You’re forgiven if you didn’t know it was Math Awareness Month, but there are a lot of reasons why everyone should be more aware of the important role math plays in the workplace and in our everyday lives. With more and more evidence that Americans are falling behind in math ability compared to other developed nations, math ability is, in the United States at least, a gravely undervalued commodity.

You may think back to all the trigonometry you learned in school and point out that most jobs will never require you to find the cosine of an angle. But math skills are about much more than all the minutiae you were taught in school. Math skills – particularly numeracy and numerical problem solving – are not only fundamentally important to everyday job functions but also are a strong indicator of broader cognitive abilities. And because cognitive aptitude is one of the most predictive factors of job success, testing your candidates’ math abilities is a great way to assess their ability to succeed on the job.

Math and numerical problem solving are a part of most cognitive ability tests. This is partly because math problems aren’t simply measuring math skills; they’re also measuring critical thinking, problem solving, and logic. So even though you may be hiring for a position that doesn’t “require” math skills, measuring your candidates’ basic numeracy skills often has implications for their ability to solve problems in the workplace.

You might also think that testing math ability is unnecessary in the modern age because we have access to computers and calculators that can perform more complicated math functions for us. While we do have nearly constant access to computers, they can’t do all the work for us if we don’t fundamentally understand the math we need them to perform.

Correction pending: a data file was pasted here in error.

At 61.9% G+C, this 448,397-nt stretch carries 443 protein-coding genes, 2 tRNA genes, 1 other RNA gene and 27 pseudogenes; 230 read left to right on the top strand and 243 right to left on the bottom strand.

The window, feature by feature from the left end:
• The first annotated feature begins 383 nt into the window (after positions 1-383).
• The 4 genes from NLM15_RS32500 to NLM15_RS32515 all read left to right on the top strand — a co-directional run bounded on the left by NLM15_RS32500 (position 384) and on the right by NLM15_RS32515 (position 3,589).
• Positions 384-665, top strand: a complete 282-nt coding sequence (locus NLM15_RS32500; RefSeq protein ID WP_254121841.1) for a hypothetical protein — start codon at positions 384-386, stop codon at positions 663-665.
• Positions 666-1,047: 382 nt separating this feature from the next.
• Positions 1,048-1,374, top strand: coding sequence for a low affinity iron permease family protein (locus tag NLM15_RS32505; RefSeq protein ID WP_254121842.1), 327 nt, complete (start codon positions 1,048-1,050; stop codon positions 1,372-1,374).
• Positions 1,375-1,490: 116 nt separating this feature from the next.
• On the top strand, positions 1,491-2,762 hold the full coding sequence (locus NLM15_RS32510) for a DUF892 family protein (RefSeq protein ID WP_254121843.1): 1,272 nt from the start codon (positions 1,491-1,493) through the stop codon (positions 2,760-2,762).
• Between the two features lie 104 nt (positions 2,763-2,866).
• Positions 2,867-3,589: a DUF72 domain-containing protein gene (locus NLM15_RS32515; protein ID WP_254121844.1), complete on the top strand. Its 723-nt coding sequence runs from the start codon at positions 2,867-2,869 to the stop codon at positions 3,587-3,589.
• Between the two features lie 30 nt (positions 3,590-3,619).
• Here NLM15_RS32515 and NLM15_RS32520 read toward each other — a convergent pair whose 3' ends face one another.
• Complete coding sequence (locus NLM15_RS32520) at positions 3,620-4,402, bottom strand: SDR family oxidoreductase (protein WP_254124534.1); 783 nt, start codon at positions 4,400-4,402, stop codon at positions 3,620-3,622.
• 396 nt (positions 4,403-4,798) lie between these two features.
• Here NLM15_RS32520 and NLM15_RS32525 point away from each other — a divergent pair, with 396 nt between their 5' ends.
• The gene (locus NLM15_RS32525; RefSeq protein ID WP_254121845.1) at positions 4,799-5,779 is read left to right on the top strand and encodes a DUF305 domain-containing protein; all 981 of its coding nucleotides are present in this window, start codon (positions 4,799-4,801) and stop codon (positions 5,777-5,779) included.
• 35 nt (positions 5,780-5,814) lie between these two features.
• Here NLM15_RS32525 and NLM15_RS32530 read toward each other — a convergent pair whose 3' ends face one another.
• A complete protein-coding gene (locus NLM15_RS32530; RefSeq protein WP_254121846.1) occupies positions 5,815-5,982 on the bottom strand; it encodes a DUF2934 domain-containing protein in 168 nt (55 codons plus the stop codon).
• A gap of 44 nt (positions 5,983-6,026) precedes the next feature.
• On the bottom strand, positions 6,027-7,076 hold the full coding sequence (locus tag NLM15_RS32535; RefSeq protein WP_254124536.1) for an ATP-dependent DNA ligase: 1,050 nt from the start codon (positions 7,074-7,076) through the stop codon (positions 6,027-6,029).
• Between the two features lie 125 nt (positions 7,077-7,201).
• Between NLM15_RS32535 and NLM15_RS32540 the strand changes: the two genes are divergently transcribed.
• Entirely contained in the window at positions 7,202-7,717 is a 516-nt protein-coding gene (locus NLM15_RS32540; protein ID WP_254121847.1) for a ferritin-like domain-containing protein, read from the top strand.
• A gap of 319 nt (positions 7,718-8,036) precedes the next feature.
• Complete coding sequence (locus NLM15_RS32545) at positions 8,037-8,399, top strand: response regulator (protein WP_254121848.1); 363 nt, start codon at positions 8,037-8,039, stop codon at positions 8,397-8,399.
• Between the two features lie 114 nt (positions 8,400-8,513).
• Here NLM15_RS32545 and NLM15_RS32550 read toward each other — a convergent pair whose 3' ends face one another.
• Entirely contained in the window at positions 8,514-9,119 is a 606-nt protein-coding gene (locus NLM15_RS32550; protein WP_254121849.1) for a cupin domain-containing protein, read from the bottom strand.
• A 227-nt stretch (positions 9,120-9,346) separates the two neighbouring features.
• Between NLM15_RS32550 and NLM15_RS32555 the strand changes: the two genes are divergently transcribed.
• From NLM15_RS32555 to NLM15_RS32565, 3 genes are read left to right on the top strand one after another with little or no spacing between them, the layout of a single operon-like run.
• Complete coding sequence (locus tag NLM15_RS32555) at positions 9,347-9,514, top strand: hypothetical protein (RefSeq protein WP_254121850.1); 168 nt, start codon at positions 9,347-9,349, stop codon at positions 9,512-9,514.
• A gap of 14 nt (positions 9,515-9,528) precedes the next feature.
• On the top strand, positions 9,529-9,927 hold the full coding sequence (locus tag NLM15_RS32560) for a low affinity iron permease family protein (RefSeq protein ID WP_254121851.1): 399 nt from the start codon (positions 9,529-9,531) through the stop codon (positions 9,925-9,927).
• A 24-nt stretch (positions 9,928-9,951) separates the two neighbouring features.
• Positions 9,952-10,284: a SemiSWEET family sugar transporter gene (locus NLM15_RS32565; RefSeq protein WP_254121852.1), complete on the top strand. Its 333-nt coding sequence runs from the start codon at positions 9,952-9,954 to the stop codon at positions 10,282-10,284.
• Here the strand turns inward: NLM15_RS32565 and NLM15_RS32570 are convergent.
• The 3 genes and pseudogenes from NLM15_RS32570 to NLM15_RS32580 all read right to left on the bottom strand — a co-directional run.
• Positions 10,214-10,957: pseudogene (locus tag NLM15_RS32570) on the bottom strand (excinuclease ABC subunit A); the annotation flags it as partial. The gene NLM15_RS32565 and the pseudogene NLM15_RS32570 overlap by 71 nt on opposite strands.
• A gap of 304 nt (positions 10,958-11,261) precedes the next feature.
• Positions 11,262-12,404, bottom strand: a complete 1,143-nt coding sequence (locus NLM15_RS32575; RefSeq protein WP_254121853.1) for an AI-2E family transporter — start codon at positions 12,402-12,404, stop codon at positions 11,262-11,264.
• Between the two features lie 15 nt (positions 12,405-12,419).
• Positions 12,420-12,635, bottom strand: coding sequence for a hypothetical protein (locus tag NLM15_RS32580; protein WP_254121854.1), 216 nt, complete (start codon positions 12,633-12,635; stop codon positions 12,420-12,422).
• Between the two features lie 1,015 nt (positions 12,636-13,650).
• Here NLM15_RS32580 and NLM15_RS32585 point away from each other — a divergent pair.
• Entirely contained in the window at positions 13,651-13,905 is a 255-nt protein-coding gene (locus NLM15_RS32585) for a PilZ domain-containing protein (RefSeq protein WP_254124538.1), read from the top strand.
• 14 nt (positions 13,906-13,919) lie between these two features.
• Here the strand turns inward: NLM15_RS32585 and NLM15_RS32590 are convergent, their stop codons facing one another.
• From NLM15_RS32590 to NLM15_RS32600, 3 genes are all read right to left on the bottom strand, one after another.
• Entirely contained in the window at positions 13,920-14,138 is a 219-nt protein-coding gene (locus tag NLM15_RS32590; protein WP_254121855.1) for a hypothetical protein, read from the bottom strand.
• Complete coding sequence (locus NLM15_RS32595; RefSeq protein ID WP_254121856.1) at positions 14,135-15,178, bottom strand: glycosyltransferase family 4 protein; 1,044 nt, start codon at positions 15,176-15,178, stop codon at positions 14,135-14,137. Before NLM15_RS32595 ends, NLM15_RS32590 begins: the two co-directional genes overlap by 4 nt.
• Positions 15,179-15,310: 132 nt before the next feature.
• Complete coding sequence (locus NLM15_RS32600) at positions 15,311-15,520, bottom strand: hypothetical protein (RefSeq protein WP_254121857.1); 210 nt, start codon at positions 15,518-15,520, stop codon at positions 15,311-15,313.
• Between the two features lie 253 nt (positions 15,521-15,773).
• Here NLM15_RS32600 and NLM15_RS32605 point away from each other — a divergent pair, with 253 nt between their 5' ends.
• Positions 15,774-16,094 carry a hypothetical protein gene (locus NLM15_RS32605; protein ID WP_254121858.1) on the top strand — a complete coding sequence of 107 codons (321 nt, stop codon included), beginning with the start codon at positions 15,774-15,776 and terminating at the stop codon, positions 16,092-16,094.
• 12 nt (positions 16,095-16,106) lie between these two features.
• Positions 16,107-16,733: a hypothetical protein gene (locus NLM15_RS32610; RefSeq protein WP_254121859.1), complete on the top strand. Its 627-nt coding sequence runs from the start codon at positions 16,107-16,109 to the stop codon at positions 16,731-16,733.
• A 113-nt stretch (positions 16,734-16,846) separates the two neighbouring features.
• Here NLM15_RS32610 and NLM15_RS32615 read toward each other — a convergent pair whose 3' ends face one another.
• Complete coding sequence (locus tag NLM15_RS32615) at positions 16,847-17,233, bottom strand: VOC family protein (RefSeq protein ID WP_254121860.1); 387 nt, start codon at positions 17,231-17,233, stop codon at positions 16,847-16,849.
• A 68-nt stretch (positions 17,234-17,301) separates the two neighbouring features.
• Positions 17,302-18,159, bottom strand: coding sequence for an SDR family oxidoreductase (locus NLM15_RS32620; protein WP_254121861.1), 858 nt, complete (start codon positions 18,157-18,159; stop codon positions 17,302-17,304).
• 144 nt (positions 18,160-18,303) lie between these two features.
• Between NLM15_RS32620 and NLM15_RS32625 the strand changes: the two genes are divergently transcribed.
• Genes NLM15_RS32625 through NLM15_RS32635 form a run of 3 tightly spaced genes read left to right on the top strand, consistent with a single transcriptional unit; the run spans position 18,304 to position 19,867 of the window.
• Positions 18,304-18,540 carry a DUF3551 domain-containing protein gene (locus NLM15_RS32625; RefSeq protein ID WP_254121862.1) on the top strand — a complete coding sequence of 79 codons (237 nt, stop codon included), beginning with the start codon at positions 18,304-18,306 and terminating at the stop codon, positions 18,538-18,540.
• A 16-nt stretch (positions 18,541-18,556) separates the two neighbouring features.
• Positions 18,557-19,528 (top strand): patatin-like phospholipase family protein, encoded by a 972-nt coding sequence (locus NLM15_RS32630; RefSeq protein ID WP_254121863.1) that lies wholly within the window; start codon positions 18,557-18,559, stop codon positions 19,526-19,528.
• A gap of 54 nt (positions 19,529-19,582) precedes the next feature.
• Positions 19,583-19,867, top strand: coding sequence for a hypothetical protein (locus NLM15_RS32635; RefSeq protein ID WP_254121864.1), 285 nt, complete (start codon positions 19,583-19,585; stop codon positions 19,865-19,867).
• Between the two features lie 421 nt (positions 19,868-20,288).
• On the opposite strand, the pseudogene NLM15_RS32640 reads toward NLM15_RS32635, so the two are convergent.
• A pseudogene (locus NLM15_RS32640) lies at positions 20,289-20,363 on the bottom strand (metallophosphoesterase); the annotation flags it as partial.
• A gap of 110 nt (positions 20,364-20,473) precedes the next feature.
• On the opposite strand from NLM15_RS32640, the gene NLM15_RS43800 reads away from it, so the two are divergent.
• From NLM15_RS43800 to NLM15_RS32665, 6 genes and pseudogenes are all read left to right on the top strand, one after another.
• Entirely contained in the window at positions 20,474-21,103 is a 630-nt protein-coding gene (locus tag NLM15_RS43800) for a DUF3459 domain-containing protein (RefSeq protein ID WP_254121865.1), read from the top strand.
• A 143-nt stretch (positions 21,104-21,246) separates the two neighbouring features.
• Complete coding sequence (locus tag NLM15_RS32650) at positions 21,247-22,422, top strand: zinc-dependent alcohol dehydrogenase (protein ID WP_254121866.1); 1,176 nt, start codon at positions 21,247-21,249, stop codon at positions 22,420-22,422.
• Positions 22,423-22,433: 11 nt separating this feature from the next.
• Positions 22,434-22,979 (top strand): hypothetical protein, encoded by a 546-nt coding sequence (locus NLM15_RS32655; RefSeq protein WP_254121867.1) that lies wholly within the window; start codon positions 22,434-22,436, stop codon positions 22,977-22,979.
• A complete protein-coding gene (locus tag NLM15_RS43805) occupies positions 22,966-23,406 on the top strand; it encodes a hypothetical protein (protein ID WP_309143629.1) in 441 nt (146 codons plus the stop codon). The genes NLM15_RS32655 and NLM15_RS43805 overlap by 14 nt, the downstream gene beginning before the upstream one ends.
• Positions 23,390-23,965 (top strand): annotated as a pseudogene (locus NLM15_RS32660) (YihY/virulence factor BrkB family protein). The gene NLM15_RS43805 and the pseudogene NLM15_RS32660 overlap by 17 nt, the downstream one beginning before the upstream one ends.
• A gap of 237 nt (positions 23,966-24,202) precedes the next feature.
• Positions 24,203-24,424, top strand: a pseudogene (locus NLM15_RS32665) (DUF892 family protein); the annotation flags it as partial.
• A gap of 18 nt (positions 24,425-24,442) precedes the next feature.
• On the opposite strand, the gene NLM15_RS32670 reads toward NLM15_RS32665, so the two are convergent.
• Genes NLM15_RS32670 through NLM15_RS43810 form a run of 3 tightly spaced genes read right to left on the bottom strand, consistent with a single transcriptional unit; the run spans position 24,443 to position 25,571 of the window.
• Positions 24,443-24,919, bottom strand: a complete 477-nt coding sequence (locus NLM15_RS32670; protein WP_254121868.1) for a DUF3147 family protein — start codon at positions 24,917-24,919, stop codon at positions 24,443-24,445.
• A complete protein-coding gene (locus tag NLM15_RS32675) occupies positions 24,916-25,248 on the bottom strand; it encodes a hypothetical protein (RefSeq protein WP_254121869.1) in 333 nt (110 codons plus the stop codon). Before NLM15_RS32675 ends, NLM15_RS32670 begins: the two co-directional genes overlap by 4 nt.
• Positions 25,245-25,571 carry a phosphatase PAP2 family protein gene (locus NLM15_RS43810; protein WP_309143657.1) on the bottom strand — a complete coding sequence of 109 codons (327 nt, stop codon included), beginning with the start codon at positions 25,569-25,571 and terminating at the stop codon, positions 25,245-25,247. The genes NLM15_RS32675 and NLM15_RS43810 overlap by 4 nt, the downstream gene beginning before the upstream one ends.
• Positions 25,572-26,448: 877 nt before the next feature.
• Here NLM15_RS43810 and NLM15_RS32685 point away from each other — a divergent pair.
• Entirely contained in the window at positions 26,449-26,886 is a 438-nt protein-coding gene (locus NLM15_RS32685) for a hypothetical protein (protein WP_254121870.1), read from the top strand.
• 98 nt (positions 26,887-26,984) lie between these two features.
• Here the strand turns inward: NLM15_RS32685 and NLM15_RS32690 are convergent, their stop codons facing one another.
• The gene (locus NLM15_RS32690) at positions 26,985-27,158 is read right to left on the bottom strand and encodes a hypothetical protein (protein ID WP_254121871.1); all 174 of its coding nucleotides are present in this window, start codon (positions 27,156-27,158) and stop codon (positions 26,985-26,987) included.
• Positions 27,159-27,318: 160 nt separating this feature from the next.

If anything, math abilities are more important than ever with the rise of big data. Companies are relying more and more on data to guide their decisions, and employees who can analyze and interpret data in ways that inspire actionable decisions are extremely valuable. Even employees who may not work directly with data are at a disadvantage if they can’t understand what the data is conveying on a basic level.

Mathematical prowess is an extremely critical, chronically overlooked ability. Math skills are associated with broader cognitive abilities, and they are reflective of a candidate’s critical thinking and problem solving ability. Yes, a lot of the math we learned in school doesn’t end up being all that relevant for the majority of us, but basic numeracy is unavoidable in everyday life, and those who do avoid it are at a fundamental disadvantage. And for employers seeking critical thinkers and problem solvers, aptitude tests that measure math skills are a great way to gain insight into your candidates’ abilities.